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Saturday, September 23, 2017

Sweetbread aroma sparks childhood memories at Punalu’u Bake Shop in Na’alehu, Hawaii

The menu items in this post were provided by Punalu’u Bake Shop but the opinions expressed here are my own. 

The aroma of baked goods like breads, pastries, cookies, cakes, etc. evoke memories of being in the kitchen as a child while your mom and/or grandma baked sweet delicious delights. Punalu’u Sweetbread brings back memories of my grandpa. He would load up the kitchen with my favorite foods to welcome me back home every summer – pupu rockets, Meadow Gold Guava Nectar, and Punalu’u sweetbread.

As history goes, Hawaiian sweetbread originated from sweetbread recipes of Portuguese sugar plantation workers in the 19th century. Punalu’u Bake Shop’s recipe is an adapted family recipe once prepared at a resort in Punalu’u (Ka’u District on the Big Island of Hawaii). In the 1970s, it became an instant hit with visitors and kama’aina. The Punalu’u Bake Shop opened in 1991 with on-site bakery and visitor center. Perfect stop to/from Volcanoes National Park and just down the road from the Punalu’u Black Sand Beach where you can view the Honu (Hawaii Green Sea Turtle)! You can also find their sweetbreads at most local markets like KTA Super Stores and Sack N’ Save (Foodland).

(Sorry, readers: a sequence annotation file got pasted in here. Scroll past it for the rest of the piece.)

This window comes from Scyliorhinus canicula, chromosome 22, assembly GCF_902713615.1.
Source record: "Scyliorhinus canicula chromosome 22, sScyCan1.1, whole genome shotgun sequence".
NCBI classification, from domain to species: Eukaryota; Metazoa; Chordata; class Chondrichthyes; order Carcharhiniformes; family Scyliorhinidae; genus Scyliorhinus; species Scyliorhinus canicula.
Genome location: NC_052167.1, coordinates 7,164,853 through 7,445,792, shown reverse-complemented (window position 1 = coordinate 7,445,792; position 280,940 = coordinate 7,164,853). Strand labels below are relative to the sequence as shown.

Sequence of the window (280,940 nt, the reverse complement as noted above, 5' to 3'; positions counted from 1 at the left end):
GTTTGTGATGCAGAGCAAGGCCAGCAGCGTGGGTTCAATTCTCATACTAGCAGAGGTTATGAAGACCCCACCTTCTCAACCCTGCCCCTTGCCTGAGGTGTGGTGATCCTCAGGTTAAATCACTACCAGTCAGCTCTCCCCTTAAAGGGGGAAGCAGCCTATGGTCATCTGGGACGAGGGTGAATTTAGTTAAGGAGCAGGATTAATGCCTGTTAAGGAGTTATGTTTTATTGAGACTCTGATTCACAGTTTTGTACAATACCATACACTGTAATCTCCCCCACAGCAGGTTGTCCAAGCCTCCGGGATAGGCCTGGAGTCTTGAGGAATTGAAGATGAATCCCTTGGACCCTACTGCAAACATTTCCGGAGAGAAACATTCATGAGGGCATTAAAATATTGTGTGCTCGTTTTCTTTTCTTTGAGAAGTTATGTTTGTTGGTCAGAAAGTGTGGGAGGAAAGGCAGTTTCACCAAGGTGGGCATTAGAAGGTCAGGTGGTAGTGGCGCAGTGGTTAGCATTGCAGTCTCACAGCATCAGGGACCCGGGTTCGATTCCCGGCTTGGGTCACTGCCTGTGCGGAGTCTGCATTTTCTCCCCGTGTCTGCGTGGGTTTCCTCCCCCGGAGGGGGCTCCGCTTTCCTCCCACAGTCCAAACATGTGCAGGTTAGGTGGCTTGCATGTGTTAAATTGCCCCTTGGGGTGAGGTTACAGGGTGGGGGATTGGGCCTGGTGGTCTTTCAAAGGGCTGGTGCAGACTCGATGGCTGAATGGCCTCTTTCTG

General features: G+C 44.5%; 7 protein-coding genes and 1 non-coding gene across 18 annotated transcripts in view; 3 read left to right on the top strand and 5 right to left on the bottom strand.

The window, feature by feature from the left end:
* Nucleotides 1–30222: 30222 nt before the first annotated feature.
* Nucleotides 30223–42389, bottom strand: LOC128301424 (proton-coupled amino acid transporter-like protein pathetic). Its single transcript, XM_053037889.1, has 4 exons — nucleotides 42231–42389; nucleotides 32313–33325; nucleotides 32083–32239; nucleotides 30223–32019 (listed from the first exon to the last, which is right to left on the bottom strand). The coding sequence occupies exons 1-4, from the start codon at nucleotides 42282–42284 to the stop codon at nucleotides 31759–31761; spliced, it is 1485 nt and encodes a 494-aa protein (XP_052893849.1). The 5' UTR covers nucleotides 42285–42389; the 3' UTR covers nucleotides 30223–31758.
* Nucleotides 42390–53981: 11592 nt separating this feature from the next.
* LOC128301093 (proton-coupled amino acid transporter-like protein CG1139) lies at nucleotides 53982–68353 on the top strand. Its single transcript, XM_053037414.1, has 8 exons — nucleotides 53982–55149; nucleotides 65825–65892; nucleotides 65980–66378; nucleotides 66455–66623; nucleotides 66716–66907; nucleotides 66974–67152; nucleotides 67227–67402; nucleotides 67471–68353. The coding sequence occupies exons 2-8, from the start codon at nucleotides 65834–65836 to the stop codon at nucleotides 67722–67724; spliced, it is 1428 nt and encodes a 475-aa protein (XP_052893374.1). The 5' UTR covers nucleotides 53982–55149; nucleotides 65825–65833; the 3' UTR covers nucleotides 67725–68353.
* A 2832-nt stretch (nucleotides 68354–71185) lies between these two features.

• Fun fact: Punalu’u Bake Shop is the southernmost bakery in the United States.

My mom had never been to Punalu’u Bake Shop before. She was so impressed by the facilities and variety of baked goods made on-site. We got a tour of the bakery and see how the sweetbread is baked and fresh malasadas coming out of the hot oil. You can get a total “foodie sweet high” just from the aroma of the freshly baked sweetbreads and malasadas. So ono!